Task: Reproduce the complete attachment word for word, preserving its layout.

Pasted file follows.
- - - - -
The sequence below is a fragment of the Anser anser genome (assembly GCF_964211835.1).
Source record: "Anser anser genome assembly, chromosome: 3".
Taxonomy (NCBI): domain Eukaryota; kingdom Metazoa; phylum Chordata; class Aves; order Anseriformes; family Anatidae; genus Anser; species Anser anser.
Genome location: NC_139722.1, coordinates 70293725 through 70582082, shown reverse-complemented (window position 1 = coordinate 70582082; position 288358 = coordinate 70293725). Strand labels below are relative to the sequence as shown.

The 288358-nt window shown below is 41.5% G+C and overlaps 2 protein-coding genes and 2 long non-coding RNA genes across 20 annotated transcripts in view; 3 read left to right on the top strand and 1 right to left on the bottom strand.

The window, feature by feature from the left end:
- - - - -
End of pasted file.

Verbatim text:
The sequence below is a fragment of the Anser anser genome (assembly GCF_964211835.1).
Source record: "Anser anser genome assembly, chromosome: 3".
Taxonomy (NCBI): domain Eukaryota; kingdom Metazoa; phylum Chordata; class Aves; order Anseriformes; family Anatidae; genus Anser; species Anser anser.
Genome location: NC_139722.1, coordinates 70293725 through 70582082, shown reverse-complemented (window position 1 = coordinate 70582082; position 288358 = coordinate 70293725). Strand labels below are relative to the sequence as shown.

The 288358-nt window shown below is 41.5% G+C and overlaps 2 protein-coding genes and 2 long non-coding RNA genes across 20 annotated transcripts in view; 3 read left to right on the top strand and 1 right to left on the bottom strand.

The window, feature by feature from the left end: